If you’ve spent much time on social media, you’ve no doubt run across Klout, the service that claims it can quantify your influence on the Web, assigning users numbers from 1 to 100. It’s kind of the equivalent of your online FICO score.
Klout has lots of skeptics who think it’s based on algorithmic hokum. And that’s included me. Until now.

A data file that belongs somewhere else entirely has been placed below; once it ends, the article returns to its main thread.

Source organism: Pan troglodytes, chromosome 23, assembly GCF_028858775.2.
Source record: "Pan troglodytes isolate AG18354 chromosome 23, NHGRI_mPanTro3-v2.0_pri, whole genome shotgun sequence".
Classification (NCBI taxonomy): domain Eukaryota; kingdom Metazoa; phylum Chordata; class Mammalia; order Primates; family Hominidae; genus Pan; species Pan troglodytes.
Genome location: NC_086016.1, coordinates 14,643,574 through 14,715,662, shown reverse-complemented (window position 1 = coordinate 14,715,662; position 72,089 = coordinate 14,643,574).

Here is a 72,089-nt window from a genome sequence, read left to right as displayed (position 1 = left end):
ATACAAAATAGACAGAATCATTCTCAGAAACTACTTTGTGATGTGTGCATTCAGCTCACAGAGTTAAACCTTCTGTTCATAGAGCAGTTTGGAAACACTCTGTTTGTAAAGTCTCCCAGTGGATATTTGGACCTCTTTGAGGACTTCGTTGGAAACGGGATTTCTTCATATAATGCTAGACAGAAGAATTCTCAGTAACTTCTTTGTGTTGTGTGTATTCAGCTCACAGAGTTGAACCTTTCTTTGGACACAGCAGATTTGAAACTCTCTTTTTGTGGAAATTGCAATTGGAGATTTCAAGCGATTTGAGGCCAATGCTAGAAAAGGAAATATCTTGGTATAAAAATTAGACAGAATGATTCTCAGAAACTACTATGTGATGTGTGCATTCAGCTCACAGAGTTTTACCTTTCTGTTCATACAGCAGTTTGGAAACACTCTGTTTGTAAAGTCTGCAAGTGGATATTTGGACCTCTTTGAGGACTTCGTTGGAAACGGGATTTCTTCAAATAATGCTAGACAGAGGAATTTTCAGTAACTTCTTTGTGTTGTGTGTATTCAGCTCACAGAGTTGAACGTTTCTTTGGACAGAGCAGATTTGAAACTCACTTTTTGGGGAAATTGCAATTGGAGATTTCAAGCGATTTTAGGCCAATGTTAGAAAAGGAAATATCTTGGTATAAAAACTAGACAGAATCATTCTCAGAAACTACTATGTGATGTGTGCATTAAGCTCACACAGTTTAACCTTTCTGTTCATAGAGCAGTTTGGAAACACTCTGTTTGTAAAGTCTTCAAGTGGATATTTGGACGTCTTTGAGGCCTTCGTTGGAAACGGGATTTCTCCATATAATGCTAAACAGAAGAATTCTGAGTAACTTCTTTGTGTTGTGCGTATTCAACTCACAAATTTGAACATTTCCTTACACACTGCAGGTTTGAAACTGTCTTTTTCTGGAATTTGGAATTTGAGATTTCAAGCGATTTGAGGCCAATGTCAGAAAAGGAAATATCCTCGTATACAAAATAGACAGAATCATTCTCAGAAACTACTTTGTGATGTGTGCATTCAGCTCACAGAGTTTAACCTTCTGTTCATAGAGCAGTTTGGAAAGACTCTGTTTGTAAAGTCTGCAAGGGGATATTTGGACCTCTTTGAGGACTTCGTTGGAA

This week Klout adjusted its algorithm to include more variables, including Facebook subscribers, LinkedIn titles, participation on Wikipedia and +Ks you’ve received. Subsequently, my Klout score jumped from 48 to 53.
Other beneficiaries of the new system include President Obama whose score went up from 94 to 99.
Not everyone is benefiting, though. Justin Bieber’s score dropped from 100 to 92.
Klout promises more improvements soon, including a way to spot patterns in your influence that could help you become even more effective.